What is "scientific knowledge" and when is it reliable? These deceptively simple questions have been the source of endless controversy. In 1993 the Supreme Court handed down a landmark ruling on the use of scientific evidence in federal courts. Federal judges may admit expert scientific evidence only if it merits the label "scientific knowledge." The testimony must be scientifically "reliable" and "valid."
This book is organized around the criteria set out in the 1993 ruling. Following a general overview, the authors look at issues of fit—whether a plausible theory relates specific facts to the larger factual issues in contention; philosophical concepts such as the falsifiability of scientific claims; scientific error; reliability in science, particularly in fields such as epidemiology and toxicology; the meaning of "scientific validity"; peer review and the problem of boundary setting; and the risks of confusion and prejudice when presenting science to a jury.
The book's conclusion attempts to reconcile the law's need for workable rules of evidence with the views of scientific validity and reliability that emerge from science and other disciplines.
About the Authors
Kenneth R. Foster is Associate Professor in the Department of Bioengineering at the University of Pennsylvania.
Peter W. Huber is a Senior Fellow of the Manhattan Institute for Policy Research and serves as Counsel to the law firm of Mayer, Brown & Platt.
"Anyone, scientist, jurist, or layman, will better judge the reliability of scientific results from reading the mosaic of quotations from experts, with annotations and expansions by the authors, that make up the core of this important book."
—Robert K. Adair, Sterling Professor Emeritus of Physics, Yale University
"Foster and Huber brilliantly illuminate the landscape of courtroom debates about the consequences and uncertainties of using science and technology in society. This tour de force is both a practical guide for citizens and journalists as well as a path-breaking clarification for judges and policy analysts."
—Rodney W. Nichols, President and Chief Executive Officer, New York Academy of Sciences
“This book will be very helpful for lawyers and judges, and for others who must evaluate scientific claims in the course of making policy decisions. It also would be a good resource book for courses in the philosophy of science, or in science and technology studies. Eminently readable an engaging, definitely original and well researched, it presents a view of science as the product of consensus and convergence that goes beyond anything in the current literature.”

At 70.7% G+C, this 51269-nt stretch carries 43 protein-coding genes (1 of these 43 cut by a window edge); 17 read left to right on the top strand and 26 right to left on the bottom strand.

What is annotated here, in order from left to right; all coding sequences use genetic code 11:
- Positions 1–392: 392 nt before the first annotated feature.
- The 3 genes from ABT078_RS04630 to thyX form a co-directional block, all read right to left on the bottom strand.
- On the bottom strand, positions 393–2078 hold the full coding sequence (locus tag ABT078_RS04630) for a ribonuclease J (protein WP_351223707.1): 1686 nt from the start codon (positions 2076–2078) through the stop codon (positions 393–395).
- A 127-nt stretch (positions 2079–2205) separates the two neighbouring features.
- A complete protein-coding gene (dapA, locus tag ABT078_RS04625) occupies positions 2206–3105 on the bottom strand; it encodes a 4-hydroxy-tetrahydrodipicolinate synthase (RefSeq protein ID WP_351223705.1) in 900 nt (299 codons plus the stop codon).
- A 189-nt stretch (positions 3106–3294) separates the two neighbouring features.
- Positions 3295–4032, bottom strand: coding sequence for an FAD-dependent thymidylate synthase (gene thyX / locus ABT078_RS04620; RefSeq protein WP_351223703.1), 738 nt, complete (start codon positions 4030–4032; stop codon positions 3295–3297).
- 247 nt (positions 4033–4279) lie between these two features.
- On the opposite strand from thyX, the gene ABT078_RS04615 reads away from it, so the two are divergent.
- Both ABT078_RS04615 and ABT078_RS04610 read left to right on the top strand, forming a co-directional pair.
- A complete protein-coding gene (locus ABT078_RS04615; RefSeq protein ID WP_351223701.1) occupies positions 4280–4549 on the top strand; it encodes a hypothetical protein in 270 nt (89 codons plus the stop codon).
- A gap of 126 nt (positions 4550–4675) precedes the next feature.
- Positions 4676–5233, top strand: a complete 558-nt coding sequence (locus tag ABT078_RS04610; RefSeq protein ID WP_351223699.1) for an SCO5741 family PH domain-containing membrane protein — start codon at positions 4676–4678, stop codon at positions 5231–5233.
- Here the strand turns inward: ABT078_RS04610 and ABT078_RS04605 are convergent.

—Bert Black, Partner, Hughes & Luce, LLP
“One of the primary criticisms of the former Frye standard was that general acceptance was a crude, indirect gauge of scientific merit. In effect, the standard allowed judges and litigators to hide from science. Daubert now mandates that in assessing the admissibility of proffered scientific testimony, judges consider many of the same methods which scientists employ. In that light, this book will be highly useful to federal judges and litigators; they need to familiarize themselves with the very type of literature from which authors draw their experience. This book will make many of the leading scientific articles and texts far more accessible to federal judges and litigators.”
—Edward J. Imwinkelried, Professor of Law, University of California, Davis
“This book will be a valuable resource for those who are interested in the intersection of science and the law. In this wide-ranging book, Foster and Huber have used the Supreme Court opinion in Daubert v. Merrell Dow Pharmaceuticals as a vehicle for a sophisticated discussion of what makes science good or bad and how the courts should assess whether an expert’s testimony is admissible in court.”
—Joseph Sanders, A.A. White Professor of Law, University of Houston Law Center
“Perhaps somewhat paradoxically, scientific evidence has become one of the most speculative and subjective components in American litigation. Foster and Huber’s impressive book documents these numerous transgressions against scientific norms with a wealth of case studies. Judging Science will establish the frames of reference for the current debate over promoting scientific objectivity in the courtroom.”
—W. Kip Viscusi, Cogan Professor of Law and Economics, Director on The Program on Empirical Legal Studies, Harvard Law School
“Judging Science is informative and scholarly, yet engagingly written, free of the jargon that often mars legal and scientific writings. The authors have an effective grasp of the ways of science and its use in the courts of law, and do explain it all with clarity and depth.”
—Francisco J. Ayala, Donald Bren Professor of Biological Sciences, University of California, Irvine
“This scholarly volume tackles what may be the toughest dilemma facing courts in the twenty-first century: How do judges and juries separate genuine, reliable scientific evidence from political and social commentary masquerading as science? The answer to this question affects almost every aspect of human existence, from the quality of our doctors and reliability of our drugs, to our ability to tell the guilty from the innocent. The book will serve as a beacon to judges and lawyers who must struggle to find their way in this wilderness.”
—Alex Kozinski, Circuit Judge, United States Court of Appeals for the Ninth Circuit